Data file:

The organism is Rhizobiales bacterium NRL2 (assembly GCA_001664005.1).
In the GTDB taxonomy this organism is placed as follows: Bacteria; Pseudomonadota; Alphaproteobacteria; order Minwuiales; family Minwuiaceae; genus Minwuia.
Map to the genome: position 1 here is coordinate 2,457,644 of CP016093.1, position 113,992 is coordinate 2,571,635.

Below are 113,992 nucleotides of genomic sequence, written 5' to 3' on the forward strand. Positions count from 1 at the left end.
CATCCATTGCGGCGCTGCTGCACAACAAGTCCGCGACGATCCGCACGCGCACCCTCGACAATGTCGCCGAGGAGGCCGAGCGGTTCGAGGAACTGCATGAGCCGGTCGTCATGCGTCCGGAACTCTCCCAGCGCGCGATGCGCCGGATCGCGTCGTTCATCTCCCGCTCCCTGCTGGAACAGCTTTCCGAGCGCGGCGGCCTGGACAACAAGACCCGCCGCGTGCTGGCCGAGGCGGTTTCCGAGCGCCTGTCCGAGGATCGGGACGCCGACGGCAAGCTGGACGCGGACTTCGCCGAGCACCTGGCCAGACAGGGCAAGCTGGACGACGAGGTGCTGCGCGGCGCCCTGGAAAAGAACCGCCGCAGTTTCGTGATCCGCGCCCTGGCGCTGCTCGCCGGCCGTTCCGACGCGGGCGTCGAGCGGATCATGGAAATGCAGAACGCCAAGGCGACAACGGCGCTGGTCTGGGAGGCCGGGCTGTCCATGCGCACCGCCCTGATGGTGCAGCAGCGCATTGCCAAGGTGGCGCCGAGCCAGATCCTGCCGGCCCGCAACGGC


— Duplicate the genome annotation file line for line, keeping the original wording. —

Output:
The organism is Rhizobiales bacterium NRL2 (assembly GCA_001664005.1).
In the GTDB taxonomy this organism is placed as follows: Bacteria; Pseudomonadota; Alphaproteobacteria; order Minwuiales; family Minwuiaceae; genus Minwuia.
Map to the genome: position 1 here is coordinate 2,457,644 of CP016093.1, position 113,992 is coordinate 2,571,635.

Below are 113,992 nucleotides of genomic sequence, written 5' to 3' on the forward strand. Positions count from 1 at the left end.
CATCCATTGCGGCGCTGCTGCACAACAAGTCCGCGACGATCCGCACGCGCACCCTCGACAATGTCGCCGAGGAGGCCGAGCGGTTCGAGGAACTGCATGAGCCGGTCGTCATGCGTCCGGAACTCTCCCAGCGCGCGATGCGCCGGATCGCGTCGTTCATCTCCCGCTCCCTGCTGGAACAGCTTTCCGAGCGCGGCGGCCTGGACAACAAGACCCGCCGCGTGCTGGCCGAGGCGGTTTCCGAGCGCCTGTCCGAGGATCGGGACGCCGACGGCAAGCTGGACGCGGACTTCGCCGAGCACCTGGCCAGACAGGGCAAGCTGGACGACGAGGTGCTGCGCGGCGCCCTGGAAAAGAACCGCCGCAGTTTCGTGATCCGCGCCCTGGCGCTGCTCGCCGGCCGTTCCGACGCGGGCGTCGAGCGGATCATGGAAATGCAGAACGCCAAGGCGACAACGGCGCTGGTCTGGGAGGCCGGGCTGTCCATGCGCACCGCCCTGATGGTGCAGCAGCGCATTGCCAAGGTGGCGCCGAGCCAGATCCTGCCGGCCCGCAACGGC